£3.5 million of funding to the Training and Development Agency for Schools for the roll-out of SEN units in primary undergraduate and postgraduate certificate in education courses through eight clusters of training providersaround £8 million more will be spent over the next three years to embed SEN programmes in all teaching qualifications; and
Helping to fund the British Dyslexia Associations dyslexia helpline for teachers and parents.
David Simpson: To ask the Secretary of State for Children, Schools and Families how many complaints of racial abuse relating to staff for which his Department is responsible have been (a) investigated and (b) upheld in the last 12 months. 
Sarah McCarthy-Fry: No complaints of racial abuse were investigated in the Department in the last 12 months. Formal complaints of racial abuse would be investigated quickly and thoroughly and, where complaints were upheld, appropriate disciplinary action would be taken. All cases are treated seriously.
The Department believes that each and every individual has the right to be treated fairly, with dignity and respect. As such, we do not tolerate unacceptable behaviour towards others. The overall aim of our harassment and bullying policy is to prevent such unacceptable behaviour occurring but, where it does occur, to ensure that appropriate and effective action is taken to deal with it and prevent it happening again. This applies to everyone in the Department. Every individual is personally responsible for their own behaviour, and every manager is responsible for enforcing the policy in accordance with the guidance and procedures set out in the Department's Staff Handbook.
Annette Brooke: To ask the Secretary of State for Children, Schools and Families pursuant to the answer of 4 November 2008, Official Report, columns 434-5W, on reading: teaching methods, what kinds of follow-up interventions children receive after the conclusion of intensive reading recovery programmes; what assessment his Department has made of the merits of using reading volunteers to continue intervention following the conclusion of intensive reading recovery programmes; and if he will make a statement.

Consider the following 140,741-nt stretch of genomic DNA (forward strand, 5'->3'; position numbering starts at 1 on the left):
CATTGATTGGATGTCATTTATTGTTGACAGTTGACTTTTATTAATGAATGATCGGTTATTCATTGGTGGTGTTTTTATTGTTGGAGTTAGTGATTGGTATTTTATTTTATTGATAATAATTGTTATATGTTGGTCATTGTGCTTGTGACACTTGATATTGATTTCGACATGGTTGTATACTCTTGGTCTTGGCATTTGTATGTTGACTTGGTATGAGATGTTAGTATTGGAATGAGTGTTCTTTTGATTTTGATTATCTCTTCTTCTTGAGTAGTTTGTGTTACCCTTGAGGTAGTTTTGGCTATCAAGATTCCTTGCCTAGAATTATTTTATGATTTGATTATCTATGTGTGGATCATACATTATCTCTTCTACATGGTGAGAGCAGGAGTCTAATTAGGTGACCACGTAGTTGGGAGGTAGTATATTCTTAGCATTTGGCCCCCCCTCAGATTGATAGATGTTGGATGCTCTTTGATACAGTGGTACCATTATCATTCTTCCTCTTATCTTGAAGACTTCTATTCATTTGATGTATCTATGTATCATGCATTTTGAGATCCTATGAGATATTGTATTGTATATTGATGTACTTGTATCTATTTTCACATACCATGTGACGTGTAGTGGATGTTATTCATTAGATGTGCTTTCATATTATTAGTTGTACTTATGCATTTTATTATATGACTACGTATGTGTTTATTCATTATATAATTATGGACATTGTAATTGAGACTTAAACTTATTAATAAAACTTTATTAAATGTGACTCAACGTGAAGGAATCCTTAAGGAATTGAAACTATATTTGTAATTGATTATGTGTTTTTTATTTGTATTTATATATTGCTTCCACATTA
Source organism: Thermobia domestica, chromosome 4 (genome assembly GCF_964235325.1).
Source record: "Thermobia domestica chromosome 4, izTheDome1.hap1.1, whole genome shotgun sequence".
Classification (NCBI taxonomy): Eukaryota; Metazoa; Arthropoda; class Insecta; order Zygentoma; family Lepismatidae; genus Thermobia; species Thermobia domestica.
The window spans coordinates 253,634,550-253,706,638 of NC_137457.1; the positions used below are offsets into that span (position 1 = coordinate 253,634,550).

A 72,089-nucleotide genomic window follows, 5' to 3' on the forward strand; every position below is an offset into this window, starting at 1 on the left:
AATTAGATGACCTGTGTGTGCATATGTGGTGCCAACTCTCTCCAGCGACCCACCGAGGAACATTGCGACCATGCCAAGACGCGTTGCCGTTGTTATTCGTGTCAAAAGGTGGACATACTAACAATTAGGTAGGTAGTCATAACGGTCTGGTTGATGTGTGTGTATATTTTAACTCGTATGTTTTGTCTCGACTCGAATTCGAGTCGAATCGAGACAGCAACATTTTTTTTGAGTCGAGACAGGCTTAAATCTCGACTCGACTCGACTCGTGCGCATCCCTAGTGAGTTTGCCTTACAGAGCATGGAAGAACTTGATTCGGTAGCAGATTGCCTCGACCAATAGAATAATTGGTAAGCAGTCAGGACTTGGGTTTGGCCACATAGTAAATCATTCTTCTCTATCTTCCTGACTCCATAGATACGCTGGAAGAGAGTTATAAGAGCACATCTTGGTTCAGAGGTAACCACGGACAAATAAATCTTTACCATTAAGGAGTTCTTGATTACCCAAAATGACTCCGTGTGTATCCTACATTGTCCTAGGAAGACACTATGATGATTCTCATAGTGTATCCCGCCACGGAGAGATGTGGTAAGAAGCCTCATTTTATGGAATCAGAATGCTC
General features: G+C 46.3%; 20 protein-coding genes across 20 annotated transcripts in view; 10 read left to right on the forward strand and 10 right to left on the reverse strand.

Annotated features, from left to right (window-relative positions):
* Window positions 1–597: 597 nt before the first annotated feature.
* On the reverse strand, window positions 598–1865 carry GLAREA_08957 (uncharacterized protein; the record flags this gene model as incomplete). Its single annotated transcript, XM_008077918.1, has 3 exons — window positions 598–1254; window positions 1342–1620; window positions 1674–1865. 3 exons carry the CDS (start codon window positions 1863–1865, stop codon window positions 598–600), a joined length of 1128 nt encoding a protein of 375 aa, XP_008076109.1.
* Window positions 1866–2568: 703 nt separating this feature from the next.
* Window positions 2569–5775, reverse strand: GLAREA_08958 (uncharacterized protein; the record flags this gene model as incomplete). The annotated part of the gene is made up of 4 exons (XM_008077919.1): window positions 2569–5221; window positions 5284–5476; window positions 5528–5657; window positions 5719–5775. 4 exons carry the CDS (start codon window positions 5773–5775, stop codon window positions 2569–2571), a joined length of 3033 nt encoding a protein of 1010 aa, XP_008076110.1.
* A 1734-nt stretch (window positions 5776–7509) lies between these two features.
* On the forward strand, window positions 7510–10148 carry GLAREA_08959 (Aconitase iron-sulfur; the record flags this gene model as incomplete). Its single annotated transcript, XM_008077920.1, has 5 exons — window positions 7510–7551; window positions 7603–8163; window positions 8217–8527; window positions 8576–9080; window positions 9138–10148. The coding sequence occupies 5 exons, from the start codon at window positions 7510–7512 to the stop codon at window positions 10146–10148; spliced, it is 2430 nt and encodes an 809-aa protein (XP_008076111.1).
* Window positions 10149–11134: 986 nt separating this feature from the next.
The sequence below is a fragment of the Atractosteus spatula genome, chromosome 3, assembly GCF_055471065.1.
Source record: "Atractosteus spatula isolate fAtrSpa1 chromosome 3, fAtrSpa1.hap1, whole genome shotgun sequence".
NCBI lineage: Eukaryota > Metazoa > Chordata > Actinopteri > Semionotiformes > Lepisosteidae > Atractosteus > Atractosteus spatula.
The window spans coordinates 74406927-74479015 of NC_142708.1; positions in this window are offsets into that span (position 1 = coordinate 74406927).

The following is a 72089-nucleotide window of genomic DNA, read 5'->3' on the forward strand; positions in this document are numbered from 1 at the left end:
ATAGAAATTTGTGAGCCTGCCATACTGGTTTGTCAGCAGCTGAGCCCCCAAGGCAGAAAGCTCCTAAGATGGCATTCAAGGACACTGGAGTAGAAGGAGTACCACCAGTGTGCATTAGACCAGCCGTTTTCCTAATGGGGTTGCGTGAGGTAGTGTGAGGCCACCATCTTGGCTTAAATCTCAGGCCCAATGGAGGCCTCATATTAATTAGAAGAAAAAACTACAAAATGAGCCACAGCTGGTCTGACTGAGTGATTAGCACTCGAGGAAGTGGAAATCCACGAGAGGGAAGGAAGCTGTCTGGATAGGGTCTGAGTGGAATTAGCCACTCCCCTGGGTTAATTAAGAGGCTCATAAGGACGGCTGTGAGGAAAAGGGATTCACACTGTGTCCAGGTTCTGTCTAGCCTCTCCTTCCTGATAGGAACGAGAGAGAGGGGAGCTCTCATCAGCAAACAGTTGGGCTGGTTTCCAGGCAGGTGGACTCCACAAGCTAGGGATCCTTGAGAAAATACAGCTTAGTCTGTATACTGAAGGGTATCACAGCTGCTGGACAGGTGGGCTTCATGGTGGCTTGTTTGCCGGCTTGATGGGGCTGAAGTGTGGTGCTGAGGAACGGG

Sarah McCarthy-Fry: Our Every Child a Reader programme provides a layered approach to early literacy intervention based on providing Reading Recovery teaching to the very lowest attaining children; supporting other adults to provide less intensive interventions for children whose difficulties are not so severe; and working with colleagues to support improved everyday class teaching of literacy. The less intensive interventions include Better Reading Partnership which trains, among others, volunteers to read 1-to-1 with children using techniques from Reading Recovery. These layers will apply equally to children who do not require Reading Recovery or those who have previously been through Reading Recovery and require some follow up support.
In 2007, Greg Brooks, of Sheffield university, produced an updated version What Works for Children with Literacy Difficulties? The Effectiveness of Intervention Schemes. The review synthesised evidence on partnership approaches to improving reading: partners included older pupils, teachers, and adult volunteers. Brooks concluded that
where resources are limited, and partners are available and can be given appropriate training and ongoing support, reading partnership approaches deserve close consideration (p29).
The interventions reviewed by Brooks which specifically used adult volunteers were Better Reading Partnerships, ENABLE One-To- One and Time for Reading. There was some evidence that these interventions had a positive effect on pupil outcomes, although in some cases the findings were more mixed, and it is important to remember that the interventions often involved components other than the adult volunteers, which makes it hard to identify the specific effect of the volunteers.
Separate to this Torgerson, King and Sowden (2002) conducted a systematic review of randomised controlled trials of adult volunteer reading schemes. Overall, volunteering appeared to have a small positive effect on pupil outcomes, but the evidence base was not sufficient to draw firm conclusions.